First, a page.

Stage 2: The First ‘problem’

In this case the question is What kind of man is Gerald?

Stage 3: The first extract to annotate

Students have already read many of these quotations in the vocabulary table. Many of the example sentences from the table contain embedded evidence that uses these lines. Through a process of quick questioning, the students will get lots of massed practice in seeing how the vocabulary words apply to the quotations. The teacher will annotate their copy under a visualiser: I tell students that their annotations must look at a minimum exactly the same as mine, although they are free to add additional ideas, opinions and interpretations that come up in focussed discussion and questioning. This stage of the process allows the teacher to directly and ‘live’ model what annotation looks like, providing a worked example of this crucial stage of textual analysis. The skill of annotation, something that Joe Kirby has written about here, allows students to engage in close analysis and deconstruction of language, helping them to understand the important link between text and interpretation. Annotations also serve as a useful source of revision, capturing ideas and thoughts and making them permanent.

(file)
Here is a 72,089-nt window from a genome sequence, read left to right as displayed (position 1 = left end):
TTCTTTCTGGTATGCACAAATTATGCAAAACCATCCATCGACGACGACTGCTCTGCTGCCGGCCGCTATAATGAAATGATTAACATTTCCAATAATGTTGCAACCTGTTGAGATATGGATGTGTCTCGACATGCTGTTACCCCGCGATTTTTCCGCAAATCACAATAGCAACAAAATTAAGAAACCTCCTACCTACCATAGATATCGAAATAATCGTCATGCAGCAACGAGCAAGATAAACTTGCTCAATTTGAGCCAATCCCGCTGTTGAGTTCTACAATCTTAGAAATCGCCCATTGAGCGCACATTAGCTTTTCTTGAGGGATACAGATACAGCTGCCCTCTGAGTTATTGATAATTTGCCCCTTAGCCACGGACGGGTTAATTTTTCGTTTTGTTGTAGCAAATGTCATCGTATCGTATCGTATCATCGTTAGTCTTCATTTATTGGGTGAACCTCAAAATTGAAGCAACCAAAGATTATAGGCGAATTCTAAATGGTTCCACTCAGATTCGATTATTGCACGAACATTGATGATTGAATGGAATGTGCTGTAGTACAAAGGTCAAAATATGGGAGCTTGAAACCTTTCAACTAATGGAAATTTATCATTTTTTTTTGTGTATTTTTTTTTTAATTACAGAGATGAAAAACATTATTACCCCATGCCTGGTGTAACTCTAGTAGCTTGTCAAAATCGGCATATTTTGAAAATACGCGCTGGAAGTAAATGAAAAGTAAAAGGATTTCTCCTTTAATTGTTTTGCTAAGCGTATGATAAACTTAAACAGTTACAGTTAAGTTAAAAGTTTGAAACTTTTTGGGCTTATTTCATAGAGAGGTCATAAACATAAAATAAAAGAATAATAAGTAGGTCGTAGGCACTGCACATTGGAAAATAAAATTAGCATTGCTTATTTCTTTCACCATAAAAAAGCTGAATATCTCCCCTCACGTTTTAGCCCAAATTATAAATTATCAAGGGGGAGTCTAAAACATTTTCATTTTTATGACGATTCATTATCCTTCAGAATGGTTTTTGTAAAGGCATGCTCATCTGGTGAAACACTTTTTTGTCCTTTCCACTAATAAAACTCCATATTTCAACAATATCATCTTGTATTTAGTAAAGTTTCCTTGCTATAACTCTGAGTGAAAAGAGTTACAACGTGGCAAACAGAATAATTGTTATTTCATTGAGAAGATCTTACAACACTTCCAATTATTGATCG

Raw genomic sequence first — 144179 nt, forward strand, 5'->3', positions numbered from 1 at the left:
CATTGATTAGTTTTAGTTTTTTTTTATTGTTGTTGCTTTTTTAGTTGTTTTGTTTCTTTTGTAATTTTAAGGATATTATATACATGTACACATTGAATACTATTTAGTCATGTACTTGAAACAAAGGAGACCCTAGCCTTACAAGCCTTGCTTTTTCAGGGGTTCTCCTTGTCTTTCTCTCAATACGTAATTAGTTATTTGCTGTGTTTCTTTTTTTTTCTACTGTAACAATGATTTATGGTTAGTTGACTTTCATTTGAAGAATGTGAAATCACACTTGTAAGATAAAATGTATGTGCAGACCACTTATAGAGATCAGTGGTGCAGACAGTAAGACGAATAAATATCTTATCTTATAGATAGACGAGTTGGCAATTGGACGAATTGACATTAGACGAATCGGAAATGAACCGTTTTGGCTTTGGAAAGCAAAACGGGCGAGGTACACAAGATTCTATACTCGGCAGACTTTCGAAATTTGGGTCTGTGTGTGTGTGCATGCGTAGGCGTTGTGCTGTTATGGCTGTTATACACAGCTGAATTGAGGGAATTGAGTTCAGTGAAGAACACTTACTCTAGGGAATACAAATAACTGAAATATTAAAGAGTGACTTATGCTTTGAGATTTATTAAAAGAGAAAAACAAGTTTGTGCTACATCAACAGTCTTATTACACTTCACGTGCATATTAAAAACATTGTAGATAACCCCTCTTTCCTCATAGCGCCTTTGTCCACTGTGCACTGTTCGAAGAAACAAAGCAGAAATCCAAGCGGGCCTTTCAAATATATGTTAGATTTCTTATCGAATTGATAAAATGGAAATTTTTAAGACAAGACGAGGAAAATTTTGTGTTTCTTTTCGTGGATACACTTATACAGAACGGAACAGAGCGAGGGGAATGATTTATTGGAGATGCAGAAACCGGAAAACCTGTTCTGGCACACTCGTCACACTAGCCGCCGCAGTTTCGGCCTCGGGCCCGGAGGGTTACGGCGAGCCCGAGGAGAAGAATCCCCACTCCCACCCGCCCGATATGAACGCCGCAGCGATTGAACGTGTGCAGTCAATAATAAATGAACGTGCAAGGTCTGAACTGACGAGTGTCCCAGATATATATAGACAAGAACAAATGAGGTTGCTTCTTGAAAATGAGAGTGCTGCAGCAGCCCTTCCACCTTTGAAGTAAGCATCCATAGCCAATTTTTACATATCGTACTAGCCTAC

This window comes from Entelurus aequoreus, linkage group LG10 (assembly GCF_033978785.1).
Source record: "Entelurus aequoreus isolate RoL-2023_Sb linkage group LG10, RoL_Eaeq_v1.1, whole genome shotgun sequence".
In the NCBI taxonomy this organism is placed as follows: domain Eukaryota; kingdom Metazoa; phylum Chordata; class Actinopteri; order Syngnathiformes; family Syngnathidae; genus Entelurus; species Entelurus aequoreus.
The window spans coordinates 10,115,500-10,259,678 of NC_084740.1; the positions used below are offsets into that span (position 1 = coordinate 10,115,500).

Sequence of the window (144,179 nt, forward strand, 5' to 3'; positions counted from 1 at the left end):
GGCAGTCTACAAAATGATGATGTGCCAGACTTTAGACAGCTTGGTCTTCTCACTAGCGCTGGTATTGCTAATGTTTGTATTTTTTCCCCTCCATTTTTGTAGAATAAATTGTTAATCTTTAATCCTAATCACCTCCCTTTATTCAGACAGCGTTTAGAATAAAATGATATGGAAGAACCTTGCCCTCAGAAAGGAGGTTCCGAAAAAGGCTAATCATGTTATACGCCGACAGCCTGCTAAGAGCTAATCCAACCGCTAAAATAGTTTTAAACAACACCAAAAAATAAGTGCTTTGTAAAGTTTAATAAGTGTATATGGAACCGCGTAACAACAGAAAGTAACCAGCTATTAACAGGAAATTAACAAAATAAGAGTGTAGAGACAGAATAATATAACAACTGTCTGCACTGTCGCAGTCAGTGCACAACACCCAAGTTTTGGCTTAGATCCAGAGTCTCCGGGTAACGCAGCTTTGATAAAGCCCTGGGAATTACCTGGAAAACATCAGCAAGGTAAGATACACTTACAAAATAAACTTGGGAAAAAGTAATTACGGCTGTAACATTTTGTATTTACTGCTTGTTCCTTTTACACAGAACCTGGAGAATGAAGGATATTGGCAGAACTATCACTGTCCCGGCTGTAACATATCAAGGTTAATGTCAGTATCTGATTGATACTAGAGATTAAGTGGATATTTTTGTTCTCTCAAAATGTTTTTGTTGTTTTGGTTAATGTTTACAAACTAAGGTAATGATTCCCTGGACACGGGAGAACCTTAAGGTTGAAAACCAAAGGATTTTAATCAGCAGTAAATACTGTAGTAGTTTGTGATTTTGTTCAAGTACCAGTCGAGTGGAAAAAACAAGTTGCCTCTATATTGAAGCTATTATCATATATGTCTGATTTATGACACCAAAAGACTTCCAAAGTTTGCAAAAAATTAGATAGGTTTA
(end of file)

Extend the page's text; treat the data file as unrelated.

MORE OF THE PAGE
Underlined quotations are the ones that students will memorise (essential for GCSE literature), most likely in a test that will be given a month or so after they have encountered them here, exploiting the benefit of distributed practice.

Stage 4: Worked Example